So (and this is only my opinion, remember): buy and read this book if you really must discover the ultimate fate of the venerable Captain Nemo; but otherwise, it may not be worthy of the effort you give it since it's certainly no great literary accomplishment or work of art!
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on 11 October 2016
A wonderful tale of adventure as 5 intrepid heroes and a dog find (with a little help) a way to survive and thrive on a small remote Island surviving storm, wild animals and whatever the elements can throw at them. There's something of the A team about them as they are able to create pretty much anything from the raw materials present on the island - although a few mysterious discoveries help them along the way.

There is also a fascinating dimension as the attitudes of another era permeate the writing. The idea of conservation does not concern them - as they pursue the "extermination" of the island's jaguars, using their skins for wall coverings. Likewise the role of the solitary "negro" in the group as subordinate to his "master" suggests he is a level below the other characters in the book, something that is re-enforced when his role in the group as a "domestic" is now shared with a tame orangutan! "Don't be jealous" jokes the engineer.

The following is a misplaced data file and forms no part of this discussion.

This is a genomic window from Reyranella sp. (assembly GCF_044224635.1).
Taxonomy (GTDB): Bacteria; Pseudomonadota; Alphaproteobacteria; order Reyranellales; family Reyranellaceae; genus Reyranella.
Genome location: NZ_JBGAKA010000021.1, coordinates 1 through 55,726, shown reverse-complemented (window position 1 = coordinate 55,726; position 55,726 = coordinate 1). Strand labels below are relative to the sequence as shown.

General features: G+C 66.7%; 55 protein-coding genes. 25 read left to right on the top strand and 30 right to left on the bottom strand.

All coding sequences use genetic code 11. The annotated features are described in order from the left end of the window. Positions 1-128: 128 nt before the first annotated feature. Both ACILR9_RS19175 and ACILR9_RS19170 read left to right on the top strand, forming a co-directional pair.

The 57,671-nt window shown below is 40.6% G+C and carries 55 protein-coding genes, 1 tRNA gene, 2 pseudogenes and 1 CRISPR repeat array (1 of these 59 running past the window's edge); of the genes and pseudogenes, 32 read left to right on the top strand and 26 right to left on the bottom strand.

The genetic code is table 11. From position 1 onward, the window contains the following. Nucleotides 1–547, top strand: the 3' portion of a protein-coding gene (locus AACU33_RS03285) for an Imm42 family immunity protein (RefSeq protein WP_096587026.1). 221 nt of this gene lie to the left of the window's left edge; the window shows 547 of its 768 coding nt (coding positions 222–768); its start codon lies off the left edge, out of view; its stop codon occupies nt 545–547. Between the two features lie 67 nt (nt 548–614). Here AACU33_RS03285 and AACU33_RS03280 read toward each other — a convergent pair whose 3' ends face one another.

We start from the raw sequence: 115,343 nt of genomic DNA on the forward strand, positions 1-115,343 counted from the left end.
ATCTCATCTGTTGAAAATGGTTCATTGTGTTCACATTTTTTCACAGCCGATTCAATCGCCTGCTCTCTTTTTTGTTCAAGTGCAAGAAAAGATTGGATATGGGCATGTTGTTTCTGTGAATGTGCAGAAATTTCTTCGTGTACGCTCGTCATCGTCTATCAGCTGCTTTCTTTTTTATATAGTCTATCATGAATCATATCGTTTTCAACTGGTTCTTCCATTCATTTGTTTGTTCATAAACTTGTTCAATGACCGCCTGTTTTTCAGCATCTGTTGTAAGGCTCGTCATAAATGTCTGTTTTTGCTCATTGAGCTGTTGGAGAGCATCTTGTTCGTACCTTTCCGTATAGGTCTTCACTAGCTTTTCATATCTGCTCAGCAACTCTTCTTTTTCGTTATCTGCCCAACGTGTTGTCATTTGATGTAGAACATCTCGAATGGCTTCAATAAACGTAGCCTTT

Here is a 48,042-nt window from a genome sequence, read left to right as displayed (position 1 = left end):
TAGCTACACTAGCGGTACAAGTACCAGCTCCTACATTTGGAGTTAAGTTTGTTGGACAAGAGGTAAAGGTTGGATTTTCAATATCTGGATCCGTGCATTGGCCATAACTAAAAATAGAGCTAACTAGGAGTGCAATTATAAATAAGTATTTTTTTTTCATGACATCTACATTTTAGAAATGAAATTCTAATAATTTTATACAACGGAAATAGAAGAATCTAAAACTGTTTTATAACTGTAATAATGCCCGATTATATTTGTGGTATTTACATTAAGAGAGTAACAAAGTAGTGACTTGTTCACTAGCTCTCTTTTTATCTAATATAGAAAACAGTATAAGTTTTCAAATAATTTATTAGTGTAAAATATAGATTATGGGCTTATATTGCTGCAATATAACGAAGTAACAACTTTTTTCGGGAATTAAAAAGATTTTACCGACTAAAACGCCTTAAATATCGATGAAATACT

It is something of a boys own tale which has dated a little - but it is an exciting, absorbing adventure story that is well worth a read.
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VINE VOICEon 10 April 2013
This is a lesser known Jules Verne adventure I had not read before, and I feel it should be better known. It develops a sense of anticipation in the reader that grows as unexpected things happen to the American castaways on Lincoln Island, located 'somewhere near New Zealand'. Through the exercise of his scientific knowledge, their leader Cyrus Harding is able to create almost a mini-utopia for the castaways, helped by their willingness to work together and live in harmony with each other - a kind of optimistic antithesis to 'The Lord of the Flies'.